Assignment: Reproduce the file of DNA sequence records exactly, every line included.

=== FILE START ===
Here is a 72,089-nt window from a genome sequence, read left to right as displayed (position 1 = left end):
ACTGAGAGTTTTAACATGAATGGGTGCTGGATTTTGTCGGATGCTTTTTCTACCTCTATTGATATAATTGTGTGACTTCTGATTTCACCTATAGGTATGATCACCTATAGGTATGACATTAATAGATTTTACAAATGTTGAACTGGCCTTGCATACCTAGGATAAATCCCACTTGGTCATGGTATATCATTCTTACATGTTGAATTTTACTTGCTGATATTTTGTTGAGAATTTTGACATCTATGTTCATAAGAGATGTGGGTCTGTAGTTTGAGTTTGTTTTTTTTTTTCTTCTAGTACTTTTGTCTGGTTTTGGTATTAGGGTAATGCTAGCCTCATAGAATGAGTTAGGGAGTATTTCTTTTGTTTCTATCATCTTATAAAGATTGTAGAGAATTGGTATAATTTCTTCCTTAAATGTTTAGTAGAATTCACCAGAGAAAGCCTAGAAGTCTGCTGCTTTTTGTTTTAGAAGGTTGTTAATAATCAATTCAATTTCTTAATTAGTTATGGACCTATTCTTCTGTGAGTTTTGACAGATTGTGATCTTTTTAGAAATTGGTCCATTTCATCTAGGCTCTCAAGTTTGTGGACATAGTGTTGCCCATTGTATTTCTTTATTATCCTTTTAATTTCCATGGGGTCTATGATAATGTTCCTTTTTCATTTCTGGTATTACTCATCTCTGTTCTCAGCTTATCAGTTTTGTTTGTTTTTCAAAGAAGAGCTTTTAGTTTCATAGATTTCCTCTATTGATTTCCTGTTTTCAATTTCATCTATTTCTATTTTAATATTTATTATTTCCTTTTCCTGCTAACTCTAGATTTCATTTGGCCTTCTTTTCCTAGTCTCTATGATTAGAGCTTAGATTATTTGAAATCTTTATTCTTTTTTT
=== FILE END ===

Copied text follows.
Here is a 72,089-nt window from a genome sequence, read left to right as displayed (position 1 = left end):
ACTGAGAGTTTTAACATGAATGGGTGCTGGATTTTGTCGGATGCTTTTTCTACCTCTATTGATATAATTGTGTGACTTCTGATTTCACCTATAGGTATGATCACCTATAGGTATGACATTAATAGATTTTACAAATGTTGAACTGGCCTTGCATACCTAGGATAAATCCCACTTGGTCATGGTATATCATTCTTACATGTTGAATTTTACTTGCTGATATTTTGTTGAGAATTTTGACATCTATGTTCATAAGAGATGTGGGTCTGTAGTTTGAGTTTGTTTTTTTTTTTCTTCTAGTACTTTTGTCTGGTTTTGGTATTAGGGTAATGCTAGCCTCATAGAATGAGTTAGGGAGTATTTCTTTTGTTTCTATCATCTTATAAAGATTGTAGAGAATTGGTATAATTTCTTCCTTAAATGTTTAGTAGAATTCACCAGAGAAAGCCTAGAAGTCTGCTGCTTTTTGTTTTAGAAGGTTGTTAATAATCAATTCAATTTCTTAATTAGTTATGGACCTATTCTTCTGTGAGTTTTGACAGATTGTGATCTTTTTAGAAATTGGTCCATTTCATCTAGGCTCTCAAGTTTGTGGACATAGTGTTGCCCATTGTATTTCTTTATTATCCTTTTAATTTCCATGGGGTCTATGATAATGTTCCTTTTTCATTTCTGGTATTACTCATCTCTGTTCTCAGCTTATCAGTTTTGTTTGTTTTTCAAAGAAGAGCTTTTAGTTTCATAGATTTCCTCTATTGATTTCCTGTTTTCAATTTCATCTATTTCTATTTTAATATTTATTATTTCCTTTTCCTGCTAACTCTAGATTTCATTTGGCCTTCTTTTCCTAGTCTCTATGATTAGAGCTTAGATTATTTGAAATCTTTATTCTTTTTTT